Rapid Onset Gender Dysmorphia: Research Issues and Challenges

Posted by & filed under Abnormal Psychology, Child Development, Classification Diagnosis, Clinical Assessment, Clinical Psychology, Gender-Role Development Sex Differences, Legal Ethical Issues, Psychological Disorders, Sexual Disorders Gender Dysphoria, Stress Coping - Health, The Self, Treatment of Psychological Disorders.

Description: Gender Dysphoria is a diagnostic category in the DSM-5. You can find a description and the diagnostic criteria here: https://www.psychologytoday.com/ca/conditions/gender-dysphoria . The question of what sorts of variables contribute to an individual of one sex having feelings that they are actually another sex (and yes, I realize that speaking of sex in a binary… Read more »

Vegetative States and the Grey Zone: Neuroscience Raises Needs for Ethical and Legal Reflection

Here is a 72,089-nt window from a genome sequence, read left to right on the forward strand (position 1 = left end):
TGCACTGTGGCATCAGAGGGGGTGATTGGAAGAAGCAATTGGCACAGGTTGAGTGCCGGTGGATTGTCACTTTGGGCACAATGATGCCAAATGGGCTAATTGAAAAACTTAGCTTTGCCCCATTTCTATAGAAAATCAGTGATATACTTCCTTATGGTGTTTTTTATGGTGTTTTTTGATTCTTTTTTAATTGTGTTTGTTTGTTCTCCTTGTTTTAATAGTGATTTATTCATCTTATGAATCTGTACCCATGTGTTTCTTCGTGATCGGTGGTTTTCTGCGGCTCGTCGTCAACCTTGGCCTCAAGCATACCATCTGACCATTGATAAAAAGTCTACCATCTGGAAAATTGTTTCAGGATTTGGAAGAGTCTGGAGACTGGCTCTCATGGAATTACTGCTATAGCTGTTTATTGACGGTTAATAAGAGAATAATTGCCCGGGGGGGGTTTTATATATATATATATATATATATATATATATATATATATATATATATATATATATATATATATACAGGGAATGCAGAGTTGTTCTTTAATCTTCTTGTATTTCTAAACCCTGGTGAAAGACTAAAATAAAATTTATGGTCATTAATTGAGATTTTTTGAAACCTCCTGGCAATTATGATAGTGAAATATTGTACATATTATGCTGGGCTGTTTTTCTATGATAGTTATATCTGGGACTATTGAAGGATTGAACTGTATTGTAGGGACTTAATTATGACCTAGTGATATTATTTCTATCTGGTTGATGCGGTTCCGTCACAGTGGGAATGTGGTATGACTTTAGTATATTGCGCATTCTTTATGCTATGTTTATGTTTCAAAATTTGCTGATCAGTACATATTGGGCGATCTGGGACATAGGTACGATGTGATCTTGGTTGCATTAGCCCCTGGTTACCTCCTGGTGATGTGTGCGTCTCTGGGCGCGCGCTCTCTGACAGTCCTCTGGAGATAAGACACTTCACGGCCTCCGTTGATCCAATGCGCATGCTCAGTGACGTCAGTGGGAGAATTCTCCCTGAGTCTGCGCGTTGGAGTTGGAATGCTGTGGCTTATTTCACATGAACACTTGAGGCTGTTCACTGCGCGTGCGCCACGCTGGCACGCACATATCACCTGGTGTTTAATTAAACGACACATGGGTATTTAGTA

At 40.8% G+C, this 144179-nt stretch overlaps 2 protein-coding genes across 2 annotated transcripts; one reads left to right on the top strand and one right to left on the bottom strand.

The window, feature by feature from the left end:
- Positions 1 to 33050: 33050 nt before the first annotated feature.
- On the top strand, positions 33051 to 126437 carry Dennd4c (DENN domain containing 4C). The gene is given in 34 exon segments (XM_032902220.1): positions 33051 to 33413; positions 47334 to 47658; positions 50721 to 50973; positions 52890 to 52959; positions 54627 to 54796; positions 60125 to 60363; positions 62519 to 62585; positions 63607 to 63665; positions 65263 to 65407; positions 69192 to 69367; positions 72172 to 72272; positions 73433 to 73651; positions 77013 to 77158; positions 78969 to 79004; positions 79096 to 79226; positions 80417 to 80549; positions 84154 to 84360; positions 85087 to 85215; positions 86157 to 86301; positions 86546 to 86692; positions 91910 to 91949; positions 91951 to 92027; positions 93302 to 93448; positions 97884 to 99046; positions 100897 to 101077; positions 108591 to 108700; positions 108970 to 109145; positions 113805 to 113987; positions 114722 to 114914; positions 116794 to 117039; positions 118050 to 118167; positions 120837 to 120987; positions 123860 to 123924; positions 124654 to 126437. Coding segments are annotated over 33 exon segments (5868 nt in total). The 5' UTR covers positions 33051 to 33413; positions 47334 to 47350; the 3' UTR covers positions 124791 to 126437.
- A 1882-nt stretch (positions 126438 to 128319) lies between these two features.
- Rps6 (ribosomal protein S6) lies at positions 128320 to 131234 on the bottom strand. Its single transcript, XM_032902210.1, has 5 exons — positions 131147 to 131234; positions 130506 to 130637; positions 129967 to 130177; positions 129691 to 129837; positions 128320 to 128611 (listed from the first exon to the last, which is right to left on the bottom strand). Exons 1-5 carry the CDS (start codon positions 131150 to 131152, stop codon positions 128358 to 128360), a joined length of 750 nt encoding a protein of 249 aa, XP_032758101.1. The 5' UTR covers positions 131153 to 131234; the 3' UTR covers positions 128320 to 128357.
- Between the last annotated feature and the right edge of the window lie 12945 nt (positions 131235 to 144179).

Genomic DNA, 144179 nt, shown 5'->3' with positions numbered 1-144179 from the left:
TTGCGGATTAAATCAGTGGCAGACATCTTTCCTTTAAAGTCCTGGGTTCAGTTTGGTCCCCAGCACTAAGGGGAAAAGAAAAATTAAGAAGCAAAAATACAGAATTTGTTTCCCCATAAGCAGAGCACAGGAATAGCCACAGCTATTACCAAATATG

Posted by & filed under Clinical Neuropsychology, Consciousness, Legal Ethical Issues, Neuroscience.

Description: Do you know what to means to say someone is brain dead or to say that someone is in a vegetative state? If you see or hear a news story about someone being in a vegetative state what do you think that person’s future looks like, or do you think they really do not… Read more »

Are Client Status/Outcome Assessments Problematic or Necessary?

Posted by & filed under Abnormal Psychology, Clinical Psychology, Intervention: Identifying Key Elements of Change, Legal Ethical Issues, Research Methods, Stress Coping - Health, Treatment of Psychological Disorders.

Description: In my previous post (http://wileypsychologyupdates.ca/general-psychology/abnormal-psychology/should-clinical-psychologists-routinely-assess-client-status-and-outcomes-or-do-they-already/) I discussed and provided an article link to the issue of whether clinical psychologists should (be required to) routinely objectively assess the status (wellbeing) and outcomes of their clinical clients. One of the arguments against having clients complete a status assessment prior to each therapy session is that the… Read more »